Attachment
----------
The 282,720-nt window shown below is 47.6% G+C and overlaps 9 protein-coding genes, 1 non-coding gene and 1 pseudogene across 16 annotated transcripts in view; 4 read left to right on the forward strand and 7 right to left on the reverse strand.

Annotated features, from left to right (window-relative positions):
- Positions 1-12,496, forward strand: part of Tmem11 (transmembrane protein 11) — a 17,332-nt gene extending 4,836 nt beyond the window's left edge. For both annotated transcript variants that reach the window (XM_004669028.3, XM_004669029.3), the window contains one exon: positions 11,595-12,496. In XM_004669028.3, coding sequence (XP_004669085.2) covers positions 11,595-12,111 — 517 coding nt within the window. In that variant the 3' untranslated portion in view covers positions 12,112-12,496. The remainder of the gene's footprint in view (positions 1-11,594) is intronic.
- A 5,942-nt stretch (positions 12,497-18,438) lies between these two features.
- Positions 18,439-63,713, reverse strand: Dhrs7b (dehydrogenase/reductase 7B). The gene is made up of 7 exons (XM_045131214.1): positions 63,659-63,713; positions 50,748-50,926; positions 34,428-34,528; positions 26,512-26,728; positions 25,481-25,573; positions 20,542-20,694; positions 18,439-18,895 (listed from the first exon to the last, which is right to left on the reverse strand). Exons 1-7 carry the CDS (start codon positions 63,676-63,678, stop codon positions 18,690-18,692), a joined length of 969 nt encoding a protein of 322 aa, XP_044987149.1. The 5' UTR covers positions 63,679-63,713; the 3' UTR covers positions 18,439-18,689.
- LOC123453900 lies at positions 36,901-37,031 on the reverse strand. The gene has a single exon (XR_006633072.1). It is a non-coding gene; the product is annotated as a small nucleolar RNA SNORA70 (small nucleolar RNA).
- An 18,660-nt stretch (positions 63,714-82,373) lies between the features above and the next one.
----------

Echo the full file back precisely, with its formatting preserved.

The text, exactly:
The 282,720-nt window shown below is 47.6% G+C and overlaps 9 protein-coding genes, 1 non-coding gene and 1 pseudogene across 16 annotated transcripts in view; 4 read left to right on the forward strand and 7 right to left on the reverse strand.

Annotated features, from left to right (window-relative positions):
- Positions 1-12,496, forward strand: part of Tmem11 (transmembrane protein 11) — a 17,332-nt gene extending 4,836 nt beyond the window's left edge. For both annotated transcript variants that reach the window (XM_004669028.3, XM_004669029.3), the window contains one exon: positions 11,595-12,496. In XM_004669028.3, coding sequence (XP_004669085.2) covers positions 11,595-12,111 — 517 coding nt within the window. In that variant the 3' untranslated portion in view covers positions 12,112-12,496. The remainder of the gene's footprint in view (positions 1-11,594) is intronic.
- A 5,942-nt stretch (positions 12,497-18,438) lies between these two features.
- Positions 18,439-63,713, reverse strand: Dhrs7b (dehydrogenase/reductase 7B). The gene is made up of 7 exons (XM_045131214.1): positions 63,659-63,713; positions 50,748-50,926; positions 34,428-34,528; positions 26,512-26,728; positions 25,481-25,573; positions 20,542-20,694; positions 18,439-18,895 (listed from the first exon to the last, which is right to left on the reverse strand). Exons 1-7 carry the CDS (start codon positions 63,676-63,678, stop codon positions 18,690-18,692), a joined length of 969 nt encoding a protein of 322 aa, XP_044987149.1. The 5' UTR covers positions 63,679-63,713; the 3' UTR covers positions 18,439-18,689.
- LOC123453900 lies at positions 36,901-37,031 on the reverse strand. The gene has a single exon (XR_006633072.1). It is a non-coding gene; the product is annotated as a small nucleolar RNA SNORA70 (small nucleolar RNA).
- An 18,660-nt stretch (positions 63,714-82,373) lies between the features above and the next one.